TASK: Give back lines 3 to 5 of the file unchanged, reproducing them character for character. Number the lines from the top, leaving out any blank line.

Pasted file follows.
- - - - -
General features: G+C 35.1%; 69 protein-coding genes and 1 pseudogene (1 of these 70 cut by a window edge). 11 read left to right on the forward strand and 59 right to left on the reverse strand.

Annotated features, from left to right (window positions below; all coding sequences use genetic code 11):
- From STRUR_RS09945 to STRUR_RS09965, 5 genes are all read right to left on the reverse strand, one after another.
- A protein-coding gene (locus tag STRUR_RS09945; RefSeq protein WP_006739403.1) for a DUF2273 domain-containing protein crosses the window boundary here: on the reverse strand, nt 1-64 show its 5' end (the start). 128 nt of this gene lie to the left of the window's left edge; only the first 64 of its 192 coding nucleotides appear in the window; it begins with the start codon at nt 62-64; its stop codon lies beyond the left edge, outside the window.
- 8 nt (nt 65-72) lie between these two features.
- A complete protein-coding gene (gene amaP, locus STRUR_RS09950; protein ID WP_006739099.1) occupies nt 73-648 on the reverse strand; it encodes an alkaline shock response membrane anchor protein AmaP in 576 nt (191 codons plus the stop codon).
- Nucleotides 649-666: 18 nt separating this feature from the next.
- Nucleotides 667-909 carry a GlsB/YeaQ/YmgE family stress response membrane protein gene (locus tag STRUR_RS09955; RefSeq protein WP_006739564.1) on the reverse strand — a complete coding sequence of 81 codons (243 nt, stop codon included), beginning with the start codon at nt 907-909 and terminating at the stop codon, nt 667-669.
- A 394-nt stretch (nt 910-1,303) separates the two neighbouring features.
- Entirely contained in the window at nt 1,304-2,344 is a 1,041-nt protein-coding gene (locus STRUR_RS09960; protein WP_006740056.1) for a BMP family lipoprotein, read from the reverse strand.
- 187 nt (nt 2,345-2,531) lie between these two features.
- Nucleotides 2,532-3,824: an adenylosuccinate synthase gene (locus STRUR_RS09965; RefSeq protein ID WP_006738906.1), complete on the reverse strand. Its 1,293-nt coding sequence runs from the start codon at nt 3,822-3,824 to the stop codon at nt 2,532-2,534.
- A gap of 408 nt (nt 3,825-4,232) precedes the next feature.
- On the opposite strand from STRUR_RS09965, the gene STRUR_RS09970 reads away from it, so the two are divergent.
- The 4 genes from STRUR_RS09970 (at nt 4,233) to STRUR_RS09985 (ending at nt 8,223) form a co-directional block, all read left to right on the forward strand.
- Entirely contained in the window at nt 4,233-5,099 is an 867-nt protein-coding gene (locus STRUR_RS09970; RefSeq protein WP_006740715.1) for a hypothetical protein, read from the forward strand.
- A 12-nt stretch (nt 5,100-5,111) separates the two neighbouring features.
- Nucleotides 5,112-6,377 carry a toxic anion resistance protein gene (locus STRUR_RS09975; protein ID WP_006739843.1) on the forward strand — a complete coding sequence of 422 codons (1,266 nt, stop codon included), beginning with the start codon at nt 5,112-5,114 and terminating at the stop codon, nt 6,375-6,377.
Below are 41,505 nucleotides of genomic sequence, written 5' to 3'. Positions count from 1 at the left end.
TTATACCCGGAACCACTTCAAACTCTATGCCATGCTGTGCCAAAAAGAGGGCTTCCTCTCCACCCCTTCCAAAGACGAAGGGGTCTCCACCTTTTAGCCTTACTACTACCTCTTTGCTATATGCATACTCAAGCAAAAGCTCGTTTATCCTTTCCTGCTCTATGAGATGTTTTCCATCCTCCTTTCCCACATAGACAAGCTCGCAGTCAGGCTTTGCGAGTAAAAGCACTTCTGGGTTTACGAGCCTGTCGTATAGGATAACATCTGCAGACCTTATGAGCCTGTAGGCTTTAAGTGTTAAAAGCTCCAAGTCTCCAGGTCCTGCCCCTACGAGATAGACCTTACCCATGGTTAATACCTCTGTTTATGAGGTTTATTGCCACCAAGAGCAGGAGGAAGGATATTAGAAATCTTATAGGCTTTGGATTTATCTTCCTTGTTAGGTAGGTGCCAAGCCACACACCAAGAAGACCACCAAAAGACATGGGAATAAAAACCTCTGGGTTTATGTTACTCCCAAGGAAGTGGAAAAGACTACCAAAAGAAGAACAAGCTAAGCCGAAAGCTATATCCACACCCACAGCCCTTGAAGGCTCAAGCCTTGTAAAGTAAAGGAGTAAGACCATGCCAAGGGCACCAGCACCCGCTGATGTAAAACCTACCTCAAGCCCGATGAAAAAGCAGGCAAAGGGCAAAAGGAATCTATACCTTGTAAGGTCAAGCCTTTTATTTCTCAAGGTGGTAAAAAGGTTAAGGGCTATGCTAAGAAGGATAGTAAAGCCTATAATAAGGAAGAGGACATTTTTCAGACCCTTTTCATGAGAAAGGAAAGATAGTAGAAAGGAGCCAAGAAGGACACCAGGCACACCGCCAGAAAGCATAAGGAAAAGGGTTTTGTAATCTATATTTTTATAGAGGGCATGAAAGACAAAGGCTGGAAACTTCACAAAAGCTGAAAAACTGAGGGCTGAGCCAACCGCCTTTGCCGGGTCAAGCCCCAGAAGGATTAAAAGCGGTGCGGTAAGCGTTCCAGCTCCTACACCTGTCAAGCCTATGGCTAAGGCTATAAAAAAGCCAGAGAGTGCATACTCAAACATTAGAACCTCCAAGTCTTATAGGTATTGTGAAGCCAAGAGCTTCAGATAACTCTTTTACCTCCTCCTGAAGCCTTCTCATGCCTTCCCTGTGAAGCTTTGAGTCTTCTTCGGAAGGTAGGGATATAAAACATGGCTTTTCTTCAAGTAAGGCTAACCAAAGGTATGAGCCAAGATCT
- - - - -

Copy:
- From STRUR_RS09945 to STRUR_RS09965, 5 genes are all read right to left on the reverse strand, one after another.
- A protein-coding gene (locus tag STRUR_RS09945; RefSeq protein WP_006739403.1) for a DUF2273 domain-containing protein crosses the window boundary here: on the reverse strand, nt 1-64 show its 5' end (the start). 128 nt of this gene lie to the left of the window's left edge; only the first 64 of its 192 coding nucleotides appear in the window; it begins with the start codon at nt 62-64; its stop codon lies beyond the left edge, outside the window.
- 8 nt (nt 65-72) lie between these two features.